18 March 2024

Anti-Semitism: the Blind Spot in the Fight against Racism? – A Personal Note

On 15 March 2024, the International Film Festival and Forum on Human Rights Geneva (FIFDH) hosted a panel discussion on “Antisémitisme : angle mort des luttes antiracistes ?” with Davide Rodogno, Professor of International History and Politics and Head of Interdisciplinary Programmes (MINT) at the Geneva Graduate Institute; Pamela Ohene-Nyako, feminist and antiracist activist and founder of Afrolitt' ; and Hanna Assouline, activist and founder of the Guerrières de la paix movement.


As racism is, alas, alive and kicking, the Geneva International Film Festival and Forum on Human Rights (FIFDH) decided to devote a roundtable, documentary film projections and various other events to it. Amongst these events, one revolved around a specific kind of racism: anti-Semitism. I was invited to this roundtable; here follows a short personal note.

The founders of Chahut Media, Carole Harari and David Brun-Lambert, and I worked together on different projects, including the founding of a podcast company called Utopia3. In 2022, we recorded a podcast series on the decolonisation of the city, with Mahmoud Mohamedou. Last year, I was actively involved in the recordings of a podcast “Qui a Peur des Juifs?” The idea stemmed from the reading of a book by sociologist Ilana Weizman: Des Blancs pas comme les Autres (Paris: Stock 2022).

The book was important and closely related to my interdisciplinary teaching and research agenda. Back in 2018, Mahmoud Mohamedou and I designed a seminar on the international history and politics of racism, to my knowledge the first on this topic, which we taught for three years in a row. Ilana’s book intersected perfectly well with our pedagogical objective, since her book examines a specific kind of racism: anti-Semitism, which is either artificially singled out or, more often, forgotten in the context of anti-racist struggles. One the objectives Mahmoud and I had — and still have — was twofold: on the one hand teaching on specifics ideas and forms of racism, from islamophobia to anti-Black, anti-Rom, anti-Asian discriminations in given times and spaces, and, on the other hand, zooming out and explaining broader contexts, related to colonialism, imperialism, to ideologies from capitalism and communism to fascisms. A third thread of the seminar was to work on post-colonial forms of discrimination that, alas, continue to take place on all continents of our planet.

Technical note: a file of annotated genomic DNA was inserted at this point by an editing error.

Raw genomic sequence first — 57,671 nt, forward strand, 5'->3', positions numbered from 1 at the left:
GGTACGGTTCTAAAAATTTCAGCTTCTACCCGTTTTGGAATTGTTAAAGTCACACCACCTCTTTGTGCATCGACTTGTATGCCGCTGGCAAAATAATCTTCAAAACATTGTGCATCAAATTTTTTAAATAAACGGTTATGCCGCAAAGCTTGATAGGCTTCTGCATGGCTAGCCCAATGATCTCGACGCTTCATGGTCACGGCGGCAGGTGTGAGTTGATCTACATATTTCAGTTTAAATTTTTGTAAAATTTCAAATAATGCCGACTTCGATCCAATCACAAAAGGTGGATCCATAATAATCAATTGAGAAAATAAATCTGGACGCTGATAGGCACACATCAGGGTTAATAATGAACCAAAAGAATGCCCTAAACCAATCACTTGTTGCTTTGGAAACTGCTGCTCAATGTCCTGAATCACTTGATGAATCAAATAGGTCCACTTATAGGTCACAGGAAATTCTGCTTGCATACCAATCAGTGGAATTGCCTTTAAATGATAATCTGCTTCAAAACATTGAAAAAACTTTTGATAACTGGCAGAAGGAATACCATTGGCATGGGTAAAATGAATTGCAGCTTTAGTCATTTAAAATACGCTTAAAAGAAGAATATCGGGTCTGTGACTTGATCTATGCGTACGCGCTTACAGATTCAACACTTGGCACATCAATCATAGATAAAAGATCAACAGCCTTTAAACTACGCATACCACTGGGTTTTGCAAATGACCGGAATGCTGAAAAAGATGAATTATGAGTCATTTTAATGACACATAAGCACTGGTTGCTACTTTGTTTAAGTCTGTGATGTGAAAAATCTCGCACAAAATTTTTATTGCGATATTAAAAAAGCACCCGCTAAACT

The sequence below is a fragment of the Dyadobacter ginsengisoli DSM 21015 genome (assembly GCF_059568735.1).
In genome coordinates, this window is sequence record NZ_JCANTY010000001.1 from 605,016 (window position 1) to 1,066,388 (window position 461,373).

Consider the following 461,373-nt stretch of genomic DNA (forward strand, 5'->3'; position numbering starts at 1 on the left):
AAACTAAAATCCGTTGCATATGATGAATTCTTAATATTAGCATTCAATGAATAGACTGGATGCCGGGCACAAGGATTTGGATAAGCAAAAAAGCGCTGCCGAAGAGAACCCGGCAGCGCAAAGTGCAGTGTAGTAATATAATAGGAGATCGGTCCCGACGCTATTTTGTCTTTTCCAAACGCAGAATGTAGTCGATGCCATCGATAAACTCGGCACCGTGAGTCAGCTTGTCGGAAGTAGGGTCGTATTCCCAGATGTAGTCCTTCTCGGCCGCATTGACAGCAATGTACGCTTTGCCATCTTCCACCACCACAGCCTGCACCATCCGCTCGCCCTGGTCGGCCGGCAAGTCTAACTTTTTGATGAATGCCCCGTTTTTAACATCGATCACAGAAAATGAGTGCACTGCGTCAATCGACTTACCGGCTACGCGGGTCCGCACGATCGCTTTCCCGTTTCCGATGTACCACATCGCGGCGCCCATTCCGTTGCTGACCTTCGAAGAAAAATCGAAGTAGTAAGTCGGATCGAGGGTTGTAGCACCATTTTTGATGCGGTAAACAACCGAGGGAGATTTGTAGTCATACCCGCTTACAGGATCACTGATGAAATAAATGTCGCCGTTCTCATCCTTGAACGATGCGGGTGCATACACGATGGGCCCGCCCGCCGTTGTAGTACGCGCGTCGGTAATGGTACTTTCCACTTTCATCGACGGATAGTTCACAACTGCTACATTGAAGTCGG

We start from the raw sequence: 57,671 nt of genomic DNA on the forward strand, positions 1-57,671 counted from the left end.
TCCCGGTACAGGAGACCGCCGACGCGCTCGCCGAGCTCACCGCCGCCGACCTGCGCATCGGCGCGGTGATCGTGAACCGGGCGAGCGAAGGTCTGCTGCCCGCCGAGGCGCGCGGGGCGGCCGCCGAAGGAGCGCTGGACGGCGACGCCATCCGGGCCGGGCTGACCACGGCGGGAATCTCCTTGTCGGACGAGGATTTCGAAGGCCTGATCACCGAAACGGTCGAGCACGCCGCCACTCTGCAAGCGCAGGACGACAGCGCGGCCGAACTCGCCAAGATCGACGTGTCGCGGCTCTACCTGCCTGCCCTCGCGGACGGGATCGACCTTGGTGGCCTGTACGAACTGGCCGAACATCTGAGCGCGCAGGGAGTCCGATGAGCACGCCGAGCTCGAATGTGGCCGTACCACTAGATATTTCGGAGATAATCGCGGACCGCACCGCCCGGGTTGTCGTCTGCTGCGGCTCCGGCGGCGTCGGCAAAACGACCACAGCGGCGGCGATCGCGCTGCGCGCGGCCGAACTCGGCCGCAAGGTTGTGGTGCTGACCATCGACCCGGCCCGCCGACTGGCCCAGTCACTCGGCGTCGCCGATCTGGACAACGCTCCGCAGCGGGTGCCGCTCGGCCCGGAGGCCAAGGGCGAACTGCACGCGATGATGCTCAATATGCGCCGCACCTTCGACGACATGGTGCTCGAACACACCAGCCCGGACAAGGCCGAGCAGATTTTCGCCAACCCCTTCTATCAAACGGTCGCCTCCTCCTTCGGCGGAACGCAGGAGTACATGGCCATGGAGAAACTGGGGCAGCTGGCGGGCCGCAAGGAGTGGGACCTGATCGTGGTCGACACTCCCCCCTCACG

Taking a cue from Ilana’s book and the podcast, the roundtable that took place at the FIFDH on 15 March 2024 discussed the reasons why anti-Semitism is forgotten (an angle mort, blind spot) when we talk about or anti-racist advocacy. What mattered to me was to take the time in a non-academic context such as FIFDH to explain the historical specificities of anti-Semitism. The latter shares with other forms of discrimination some characteristics, including violence and the incongruence of purposes. However, the genealogy of anti-Semitism is specific. The same goes for Islamophobia or anti-Rom racism. The histories of these racisms are far from being identical. They are distinct. Anti-Semitism, which is a European invention is far longer established than anti-Black racism. However, Anti-Semitism shares with other forms of racism its egregiously pernicious nature and, sadly, one wonders if it will ever be eradicated. We tackled the issue of competition amongst discriminated groups and communities, along with the convergence and possible ways of cooperating amongst anti-racist activists. We discussed how difficult it is to bundle the universalist ambition to end all forms of discrimination with the importance for individual anti-racist groups to make progress in their struggles, in different geographical areas and societies.

The words of hope by two young engaged, competent and intelligent activists, Hannah Assouline (founder of Les Guerrières de la paix) and Pamela Ohene-Nyako (founder of Afrolitt) provided a breath of fresh air in a moment when, because of the tragic events in the Middle East, many of us find it difficult to breathe. Both were acutely aware of what they needed to do to advocate for their specific causes and persuasively explained why the convergence of anti-racist struggles make sense to them and why cooperation among activist groups is essential. 

Watch the Panel Discussion

From left to right: Davide Rodogno with panelists Pamela Ohene-Nyako and Hannah Assouline, and moderator Célia Héron of Le Temps. ©FIFDH2024/Claire Zombas